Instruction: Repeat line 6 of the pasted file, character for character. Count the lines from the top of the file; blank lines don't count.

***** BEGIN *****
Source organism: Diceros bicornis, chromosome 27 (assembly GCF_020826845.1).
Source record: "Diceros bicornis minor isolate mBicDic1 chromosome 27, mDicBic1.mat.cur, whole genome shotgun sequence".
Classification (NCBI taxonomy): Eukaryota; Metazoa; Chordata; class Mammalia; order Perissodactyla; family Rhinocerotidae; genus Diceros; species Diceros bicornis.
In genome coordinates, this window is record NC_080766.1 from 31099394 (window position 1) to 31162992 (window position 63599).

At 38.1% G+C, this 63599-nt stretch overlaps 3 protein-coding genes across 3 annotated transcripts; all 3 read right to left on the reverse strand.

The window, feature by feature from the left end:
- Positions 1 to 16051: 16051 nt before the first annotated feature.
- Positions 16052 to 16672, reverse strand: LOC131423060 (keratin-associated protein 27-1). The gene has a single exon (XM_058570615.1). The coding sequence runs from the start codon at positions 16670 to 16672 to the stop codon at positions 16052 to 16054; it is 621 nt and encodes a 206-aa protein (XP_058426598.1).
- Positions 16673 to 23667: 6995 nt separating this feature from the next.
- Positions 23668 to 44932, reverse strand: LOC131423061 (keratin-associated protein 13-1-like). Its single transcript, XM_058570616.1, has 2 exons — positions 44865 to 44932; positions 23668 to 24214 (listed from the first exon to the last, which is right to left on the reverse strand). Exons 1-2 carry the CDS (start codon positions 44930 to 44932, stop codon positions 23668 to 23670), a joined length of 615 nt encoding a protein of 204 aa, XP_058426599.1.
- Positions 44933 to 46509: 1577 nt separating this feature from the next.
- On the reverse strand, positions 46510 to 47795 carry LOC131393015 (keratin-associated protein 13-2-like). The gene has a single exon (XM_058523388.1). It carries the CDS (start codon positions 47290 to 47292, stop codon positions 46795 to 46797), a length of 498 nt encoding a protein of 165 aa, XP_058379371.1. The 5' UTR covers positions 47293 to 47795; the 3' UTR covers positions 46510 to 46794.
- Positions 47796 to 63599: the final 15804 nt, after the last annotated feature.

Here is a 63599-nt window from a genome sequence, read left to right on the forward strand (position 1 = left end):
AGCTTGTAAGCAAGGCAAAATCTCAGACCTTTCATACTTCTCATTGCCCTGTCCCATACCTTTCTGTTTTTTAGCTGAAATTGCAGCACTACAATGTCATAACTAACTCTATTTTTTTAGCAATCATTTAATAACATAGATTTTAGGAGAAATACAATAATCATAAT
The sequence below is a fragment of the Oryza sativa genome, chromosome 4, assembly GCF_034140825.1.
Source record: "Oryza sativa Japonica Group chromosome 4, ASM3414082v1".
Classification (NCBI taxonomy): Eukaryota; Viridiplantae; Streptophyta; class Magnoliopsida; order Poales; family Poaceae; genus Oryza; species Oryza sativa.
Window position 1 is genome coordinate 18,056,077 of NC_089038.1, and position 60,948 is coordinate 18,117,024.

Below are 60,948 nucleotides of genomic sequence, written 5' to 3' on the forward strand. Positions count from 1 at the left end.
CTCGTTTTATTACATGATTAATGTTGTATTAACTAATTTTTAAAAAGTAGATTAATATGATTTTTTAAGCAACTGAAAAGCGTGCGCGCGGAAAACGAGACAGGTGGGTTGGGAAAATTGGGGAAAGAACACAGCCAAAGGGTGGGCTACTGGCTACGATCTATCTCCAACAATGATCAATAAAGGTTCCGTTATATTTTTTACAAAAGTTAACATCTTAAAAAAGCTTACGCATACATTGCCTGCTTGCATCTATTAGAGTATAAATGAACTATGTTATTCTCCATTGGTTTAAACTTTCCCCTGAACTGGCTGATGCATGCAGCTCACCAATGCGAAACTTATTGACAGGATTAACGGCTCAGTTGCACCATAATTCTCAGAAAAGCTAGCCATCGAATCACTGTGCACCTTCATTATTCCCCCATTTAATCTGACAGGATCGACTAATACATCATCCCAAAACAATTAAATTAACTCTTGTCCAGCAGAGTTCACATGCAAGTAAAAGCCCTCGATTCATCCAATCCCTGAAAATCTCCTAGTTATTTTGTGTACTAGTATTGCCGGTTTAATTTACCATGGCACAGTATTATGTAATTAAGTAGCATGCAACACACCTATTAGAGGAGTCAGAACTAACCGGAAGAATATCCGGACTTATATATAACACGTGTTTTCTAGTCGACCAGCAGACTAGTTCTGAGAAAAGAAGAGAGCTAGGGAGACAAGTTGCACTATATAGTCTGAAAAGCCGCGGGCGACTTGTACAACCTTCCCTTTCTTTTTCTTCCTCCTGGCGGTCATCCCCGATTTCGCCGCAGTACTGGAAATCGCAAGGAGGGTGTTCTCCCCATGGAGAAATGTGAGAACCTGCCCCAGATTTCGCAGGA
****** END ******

The window, feature by feature from the left end: